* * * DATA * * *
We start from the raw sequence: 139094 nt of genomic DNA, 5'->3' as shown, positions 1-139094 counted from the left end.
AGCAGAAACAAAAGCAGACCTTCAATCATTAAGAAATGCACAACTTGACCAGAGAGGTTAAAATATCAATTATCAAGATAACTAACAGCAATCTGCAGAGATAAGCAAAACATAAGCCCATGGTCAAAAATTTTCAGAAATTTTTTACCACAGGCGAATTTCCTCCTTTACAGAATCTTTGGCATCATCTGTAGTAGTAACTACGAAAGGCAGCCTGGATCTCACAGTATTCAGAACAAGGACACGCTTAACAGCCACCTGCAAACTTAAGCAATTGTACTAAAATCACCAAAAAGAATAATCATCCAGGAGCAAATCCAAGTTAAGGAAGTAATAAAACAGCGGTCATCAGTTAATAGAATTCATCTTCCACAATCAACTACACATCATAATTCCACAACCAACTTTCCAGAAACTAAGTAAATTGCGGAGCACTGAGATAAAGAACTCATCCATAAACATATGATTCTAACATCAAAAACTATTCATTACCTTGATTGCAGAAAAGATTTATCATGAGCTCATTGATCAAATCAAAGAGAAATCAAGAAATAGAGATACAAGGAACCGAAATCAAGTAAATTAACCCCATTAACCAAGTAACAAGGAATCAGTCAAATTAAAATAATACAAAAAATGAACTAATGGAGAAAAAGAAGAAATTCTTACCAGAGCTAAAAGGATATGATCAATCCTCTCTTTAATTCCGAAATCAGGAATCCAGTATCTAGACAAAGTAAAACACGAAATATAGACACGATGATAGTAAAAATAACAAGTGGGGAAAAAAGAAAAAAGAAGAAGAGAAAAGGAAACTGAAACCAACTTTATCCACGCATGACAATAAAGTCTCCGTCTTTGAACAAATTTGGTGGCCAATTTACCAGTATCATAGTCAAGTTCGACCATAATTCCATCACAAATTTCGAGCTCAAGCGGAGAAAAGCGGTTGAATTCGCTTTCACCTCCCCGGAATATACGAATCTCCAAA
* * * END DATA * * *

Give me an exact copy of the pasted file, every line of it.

We start from the raw sequence: 139094 nt of genomic DNA, 5'->3' as shown, positions 1-139094 counted from the left end.
AGCAGAAACAAAAGCAGACCTTCAATCATTAAGAAATGCACAACTTGACCAGAGAGGTTAAAATATCAATTATCAAGATAACTAACAGCAATCTGCAGAGATAAGCAAAACATAAGCCCATGGTCAAAAATTTTCAGAAATTTTTTACCACAGGCGAATTTCCTCCTTTACAGAATCTTTGGCATCATCTGTAGTAGTAACTACGAAAGGCAGCCTGGATCTCACAGTATTCAGAACAAGGACACGCTTAACAGCCACCTGCAAACTTAAGCAATTGTACTAAAATCACCAAAAAGAATAATCATCCAGGAGCAAATCCAAGTTAAGGAAGTAATAAAACAGCGGTCATCAGTTAATAGAATTCATCTTCCACAATCAACTACACATCATAATTCCACAACCAACTTTCCAGAAACTAAGTAAATTGCGGAGCACTGAGATAAAGAACTCATCCATAAACATATGATTCTAACATCAAAAACTATTCATTACCTTGATTGCAGAAAAGATTTATCATGAGCTCATTGATCAAATCAAAGAGAAATCAAGAAATAGAGATACAAGGAACCGAAATCAAGTAAATTAACCCCATTAACCAAGTAACAAGGAATCAGTCAAATTAAAATAATACAAAAAATGAACTAATGGAGAAAAAGAAGAAATTCTTACCAGAGCTAAAAGGATATGATCAATCCTCTCTTTAATTCCGAAATCAGGAATCCAGTATCTAGACAAAGTAAAACACGAAATATAGACACGATGATAGTAAAAATAACAAGTGGGGAAAAAAGAAAAAAGAAGAAGAGAAAAGGAAACTGAAACCAACTTTATCCACGCATGACAATAAAGTCTCCGTCTTTGAACAAATTTGGTGGCCAATTTACCAGTATCATAGTCAAGTTCGACCATAATTCCATCACAAATTTCGAGCTCAAGCGGAGAAAAGCGGTTGAATTCGCTTTCACCTCCCCGGAATATACGAATCTCCAAA